Yes after what he did i was hoping not to see him in NWN 2...he's still there as "Lord" Nasher.

  • BelgarathMTHBelgarathMTH Member Posts: 5,649
    @Cerabelus , And, he does the same darn thing in NWN 2, only this time, *you're* the victim of his whacked out idea of "justice". At least he makes his mea culpas by giving you a castle and an army.

  • [Deleted User][Deleted User] Posts: 0
    edited July 2019
    The user and all related content has been deleted.

  • CerabelusCerabelus Member Posts: 359
    When I first played a D&D PC game it was BG2 but I seriously wasn't ready for that and yet I was totally drawn in, when I first played NWN the OC served it's purpose by teaching me 3rd edition PC rules and a moderate story.
    I agree that NWN 2 has a better story but for my first few experiences of D&D NWN OC was enough to teach me key skills I needed to go back to Baldur's Gate.

    I know Thier not the same in a lot of ways but I'm referring to how to play different classes, different damage types, recognising different creatures and weaknesses, what spells to pick.

    Then we got SOU and HOTU and to me they where much better experiences.

  • BelgarathMTHBelgarathMTH Member Posts: 5,649
    chimaera wrote: »
    NWN's main campaign was just too linear for me. Most of the time I've had the impression that my character was trudging along well-trodden path, where nothing she did had any impact whatsoever. And I really disliked how in the end it all came down to yet again "go destroy that ancient evil no. 36578". Couldn't bring myself to care about the city, and good riddance to Aribeth.

    By comparison, MotB blows both NWN & NWN2 out of the water. It's one of the few games where the good path felt like the more difficult one to take, with no easy answers or solutions. (Kaelyn >>> Aribeth, as far as I'm concerned.)

    I have difficulty seeing how anyone could consider the vast territory of Chapter Two based in Port Llast as "linear", given that there are three huge areas to explore which can be done in any order, and many completely optional side quests that can be done or not.

    And I fail to see how anyone who's ever gotten an innocent Uthgardt man's head on a stake outside the barracks in Chapter Three, as a permanent testament to their failure as a defense attorney, and the entire Uthgardt culture permanently branding them as "the Oathbreaker", could claim that there were "no consequences" to their actions upon the world.

    And did you kill Aribeth, or did you convince her to return to Neverwinter to face the highly questionable "justice" of Lord Nasher?

    I'm sorry, but saying "no consequences for player actions" and "it's linear" just makes me think you were never paying attention when you played this game, what, one time, ever?

  • [Deleted User][Deleted User] Posts: 0
    edited July 2019
    The user and all related content has been deleted.

  • ArviaArvia Member, Moderator Posts: 1,971
    edited July 2019
    @chimaera , thank you for your opinion. I forgot to ask one thing when starting this thread: I made it specifically to discuss the ethical issues around Aribeth. I'm aware that many players don't like the OC, for various reasons, but I would like to ask them to keep that out of the discussion, unless it's still somehow related to the topic.

    I hope you don't take offense, but please discuss this in another place, because it doesn't have anything to do with my questions.

    Edit: I don't mean you shouldn't include dislike of the OC in your post. I just think that if it's the only content, it missed the topic.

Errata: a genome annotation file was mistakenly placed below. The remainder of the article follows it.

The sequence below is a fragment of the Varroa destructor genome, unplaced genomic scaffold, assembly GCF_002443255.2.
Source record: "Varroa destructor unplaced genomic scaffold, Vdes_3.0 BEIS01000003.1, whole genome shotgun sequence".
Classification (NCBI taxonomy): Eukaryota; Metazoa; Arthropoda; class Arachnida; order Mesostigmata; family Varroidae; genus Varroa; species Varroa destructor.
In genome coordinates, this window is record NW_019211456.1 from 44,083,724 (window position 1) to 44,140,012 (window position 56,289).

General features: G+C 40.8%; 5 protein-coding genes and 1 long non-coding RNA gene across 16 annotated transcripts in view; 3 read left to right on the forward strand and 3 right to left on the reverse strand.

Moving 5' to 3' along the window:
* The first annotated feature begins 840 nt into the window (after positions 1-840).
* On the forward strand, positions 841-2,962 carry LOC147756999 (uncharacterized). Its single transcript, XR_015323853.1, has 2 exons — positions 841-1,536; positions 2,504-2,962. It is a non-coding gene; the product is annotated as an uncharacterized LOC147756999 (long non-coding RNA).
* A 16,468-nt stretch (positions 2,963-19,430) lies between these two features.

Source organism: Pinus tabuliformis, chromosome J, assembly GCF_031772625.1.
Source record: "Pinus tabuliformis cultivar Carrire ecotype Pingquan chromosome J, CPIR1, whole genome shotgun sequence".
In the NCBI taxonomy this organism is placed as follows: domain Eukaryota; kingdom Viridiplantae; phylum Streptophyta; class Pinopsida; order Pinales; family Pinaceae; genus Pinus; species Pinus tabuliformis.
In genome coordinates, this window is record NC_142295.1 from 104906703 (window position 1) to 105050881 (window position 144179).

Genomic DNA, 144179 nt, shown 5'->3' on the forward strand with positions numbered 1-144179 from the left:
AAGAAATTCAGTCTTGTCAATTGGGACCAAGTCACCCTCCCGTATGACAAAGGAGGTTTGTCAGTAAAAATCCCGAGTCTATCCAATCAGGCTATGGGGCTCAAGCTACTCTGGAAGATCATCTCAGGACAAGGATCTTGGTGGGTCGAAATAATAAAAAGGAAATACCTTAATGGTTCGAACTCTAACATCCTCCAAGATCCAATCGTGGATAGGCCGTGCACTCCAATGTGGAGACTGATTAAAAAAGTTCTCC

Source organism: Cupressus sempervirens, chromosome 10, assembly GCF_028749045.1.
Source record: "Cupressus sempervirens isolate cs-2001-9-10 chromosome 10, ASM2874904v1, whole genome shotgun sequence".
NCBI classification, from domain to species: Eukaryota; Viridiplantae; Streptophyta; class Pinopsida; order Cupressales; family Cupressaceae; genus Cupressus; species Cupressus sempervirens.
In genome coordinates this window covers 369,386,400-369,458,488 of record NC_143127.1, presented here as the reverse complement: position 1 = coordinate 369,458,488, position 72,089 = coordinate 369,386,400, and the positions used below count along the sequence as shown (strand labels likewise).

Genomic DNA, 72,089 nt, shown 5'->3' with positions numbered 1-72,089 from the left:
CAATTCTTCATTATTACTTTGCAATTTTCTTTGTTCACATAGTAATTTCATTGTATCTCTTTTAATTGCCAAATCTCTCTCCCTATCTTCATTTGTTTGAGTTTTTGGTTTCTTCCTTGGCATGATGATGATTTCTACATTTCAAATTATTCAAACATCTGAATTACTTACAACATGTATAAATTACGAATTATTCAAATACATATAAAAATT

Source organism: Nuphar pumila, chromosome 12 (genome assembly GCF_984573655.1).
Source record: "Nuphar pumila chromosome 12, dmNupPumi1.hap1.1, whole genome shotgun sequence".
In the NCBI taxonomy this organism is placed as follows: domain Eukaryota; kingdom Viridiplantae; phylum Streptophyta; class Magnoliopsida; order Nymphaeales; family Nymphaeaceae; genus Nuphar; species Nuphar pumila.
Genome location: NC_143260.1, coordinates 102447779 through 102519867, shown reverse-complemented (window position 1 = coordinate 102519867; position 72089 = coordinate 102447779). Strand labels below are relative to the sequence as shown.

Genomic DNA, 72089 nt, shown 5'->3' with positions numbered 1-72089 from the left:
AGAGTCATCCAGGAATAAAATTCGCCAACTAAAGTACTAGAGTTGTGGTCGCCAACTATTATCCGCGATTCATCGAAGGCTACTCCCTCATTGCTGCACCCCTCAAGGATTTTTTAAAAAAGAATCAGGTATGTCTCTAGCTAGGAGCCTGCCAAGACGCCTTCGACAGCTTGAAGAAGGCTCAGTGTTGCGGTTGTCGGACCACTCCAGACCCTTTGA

Post edited by Arvia on
  • BelgarathMTHBelgarathMTH Member Posts: 5,649
    @Arvia , @chimaera , apologies. I should have just let it go rather than challenging an opinion I disagreed with in a needlessly provocative way. And you're right, it was totally off topic. Mea culpa for my part in it.

  • ArviaArvia Member, Moderator Posts: 1,971
    @BelgarathMTH, there is no need to apologize, you addressed some important points, and your question led back to the original subject.
    I'm not a topic nazi, rabbit trails in discussions are normal and okay, it's just that I don't understand why someone would participate in a discussion about a game that he doesn't like and a decision he has never made or cared about, just to tell me that.

    I already regret my last post, because it can be misunderstood easily, but there's nothing I can do about it now.

  • BelgarathMTHBelgarathMTH Member Posts: 5,649
    @Arvia , no problem. Hopefully the thread will get back to discussing Aribeth, now.

  • StummvonBordwehrStummvonBordwehr Member, Mobile Tester Posts: 1,033
    I like Aribeth and always hates to see her fall from grace.

    Being a young human being and having all that responsibility weighing upon you must be hard. Especially when your anchor/love is unjustly taken from you - and the task is for you to restore the city. If that couldn’t turn you from the straight and narrow, what could?

    Therefore I don’t see Aribeths fall as something unlikely or unthinkable given the circumstances. Her world is shaking to the core, and the enemy takes advantage of that - plain and simple.

    I like how the HoU tries to give her some kind of redemption - players choice off course. You really need to play that module if you haven’t yet - just for Aribeth

    Without spoiling, HoU is giving some hope for the paladin who has fallen: the act/quest of atonement. An act or several acts that can restore your name and reputation.

    I would like to think that no man or woman can fall in such a way that they cannot be restored. Off course serious offences needs very serious reparations - but us humans do sin and do fall, and I guess a paladin do as well, so I think restoration is a thing of its own for paladin. They fall from the highest pinnacles when they do fall.

  • ArviaArvia Member, Moderator Posts: 1,971
    @StummvonBordwehr , thank you for sharing this insightful opinion.

    It's true that paladins fall harder, and are judged more harshly, because we expect them to be the perfect example of righteousness and honor.